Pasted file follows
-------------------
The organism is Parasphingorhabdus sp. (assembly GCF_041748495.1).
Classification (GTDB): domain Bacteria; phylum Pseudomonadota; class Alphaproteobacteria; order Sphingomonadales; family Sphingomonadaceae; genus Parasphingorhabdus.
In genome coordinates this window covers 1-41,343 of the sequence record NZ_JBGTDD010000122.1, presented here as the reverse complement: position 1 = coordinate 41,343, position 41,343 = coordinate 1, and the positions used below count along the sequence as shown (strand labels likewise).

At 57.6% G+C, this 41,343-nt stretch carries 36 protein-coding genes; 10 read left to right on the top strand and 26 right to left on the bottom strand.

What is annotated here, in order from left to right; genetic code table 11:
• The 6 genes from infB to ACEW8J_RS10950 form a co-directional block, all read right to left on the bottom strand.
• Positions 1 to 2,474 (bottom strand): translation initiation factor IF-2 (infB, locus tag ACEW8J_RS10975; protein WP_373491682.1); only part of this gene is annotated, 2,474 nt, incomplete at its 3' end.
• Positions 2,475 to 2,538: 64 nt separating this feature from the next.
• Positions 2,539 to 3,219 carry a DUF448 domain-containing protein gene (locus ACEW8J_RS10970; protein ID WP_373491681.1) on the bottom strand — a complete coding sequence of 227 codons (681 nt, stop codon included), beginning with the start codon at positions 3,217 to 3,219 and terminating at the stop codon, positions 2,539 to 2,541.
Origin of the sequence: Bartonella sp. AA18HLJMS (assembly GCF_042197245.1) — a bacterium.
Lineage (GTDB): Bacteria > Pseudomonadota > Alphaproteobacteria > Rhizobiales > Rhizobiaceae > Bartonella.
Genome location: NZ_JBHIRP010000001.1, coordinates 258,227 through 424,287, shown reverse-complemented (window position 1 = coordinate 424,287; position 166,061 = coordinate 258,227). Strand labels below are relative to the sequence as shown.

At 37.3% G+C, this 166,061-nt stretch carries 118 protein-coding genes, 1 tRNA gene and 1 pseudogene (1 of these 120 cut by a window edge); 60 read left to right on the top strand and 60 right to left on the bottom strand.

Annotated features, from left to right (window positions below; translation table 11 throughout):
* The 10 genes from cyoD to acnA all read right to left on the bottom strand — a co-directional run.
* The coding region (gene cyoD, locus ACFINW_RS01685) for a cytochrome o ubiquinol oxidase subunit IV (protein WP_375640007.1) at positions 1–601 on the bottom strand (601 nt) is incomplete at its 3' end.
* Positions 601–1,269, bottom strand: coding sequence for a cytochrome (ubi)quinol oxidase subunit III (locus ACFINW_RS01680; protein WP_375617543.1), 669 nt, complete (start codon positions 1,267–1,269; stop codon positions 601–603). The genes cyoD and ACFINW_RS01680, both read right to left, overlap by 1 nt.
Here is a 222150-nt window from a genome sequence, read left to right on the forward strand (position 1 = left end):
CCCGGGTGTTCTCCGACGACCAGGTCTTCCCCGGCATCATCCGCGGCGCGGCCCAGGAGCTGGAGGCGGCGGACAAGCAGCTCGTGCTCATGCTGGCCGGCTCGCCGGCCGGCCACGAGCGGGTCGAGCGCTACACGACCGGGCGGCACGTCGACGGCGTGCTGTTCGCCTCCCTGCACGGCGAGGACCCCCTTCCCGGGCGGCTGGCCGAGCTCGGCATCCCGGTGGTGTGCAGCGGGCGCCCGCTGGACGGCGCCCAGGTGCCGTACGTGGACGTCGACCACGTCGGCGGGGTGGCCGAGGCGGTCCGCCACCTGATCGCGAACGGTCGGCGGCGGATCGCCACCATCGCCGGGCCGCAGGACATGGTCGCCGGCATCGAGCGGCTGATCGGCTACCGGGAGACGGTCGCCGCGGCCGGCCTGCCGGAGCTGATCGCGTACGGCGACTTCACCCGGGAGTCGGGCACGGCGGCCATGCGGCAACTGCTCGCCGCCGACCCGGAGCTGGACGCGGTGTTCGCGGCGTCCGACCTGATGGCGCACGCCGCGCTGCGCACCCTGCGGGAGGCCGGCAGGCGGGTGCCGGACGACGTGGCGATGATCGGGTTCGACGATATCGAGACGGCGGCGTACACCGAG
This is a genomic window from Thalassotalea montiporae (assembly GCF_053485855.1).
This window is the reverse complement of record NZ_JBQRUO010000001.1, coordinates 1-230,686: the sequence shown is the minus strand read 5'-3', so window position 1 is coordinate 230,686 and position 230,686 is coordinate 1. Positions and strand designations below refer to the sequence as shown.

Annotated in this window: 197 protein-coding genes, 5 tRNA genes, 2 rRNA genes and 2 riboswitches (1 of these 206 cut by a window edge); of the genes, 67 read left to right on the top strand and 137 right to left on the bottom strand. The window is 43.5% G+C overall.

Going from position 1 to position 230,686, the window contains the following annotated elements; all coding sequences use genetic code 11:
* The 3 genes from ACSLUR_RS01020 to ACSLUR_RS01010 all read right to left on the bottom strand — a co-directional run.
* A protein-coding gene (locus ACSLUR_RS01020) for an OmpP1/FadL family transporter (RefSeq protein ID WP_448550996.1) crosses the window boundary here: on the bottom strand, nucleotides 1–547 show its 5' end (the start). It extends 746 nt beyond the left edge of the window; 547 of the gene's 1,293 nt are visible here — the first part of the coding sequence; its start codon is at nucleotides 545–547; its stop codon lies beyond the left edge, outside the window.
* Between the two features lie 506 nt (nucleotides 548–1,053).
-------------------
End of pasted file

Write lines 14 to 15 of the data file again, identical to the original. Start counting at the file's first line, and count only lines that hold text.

Annotated features, from left to right (window positions below; translation table 11 throughout):
* The 10 genes from cyoD to acnA all read right to left on the bottom strand — a co-directional run.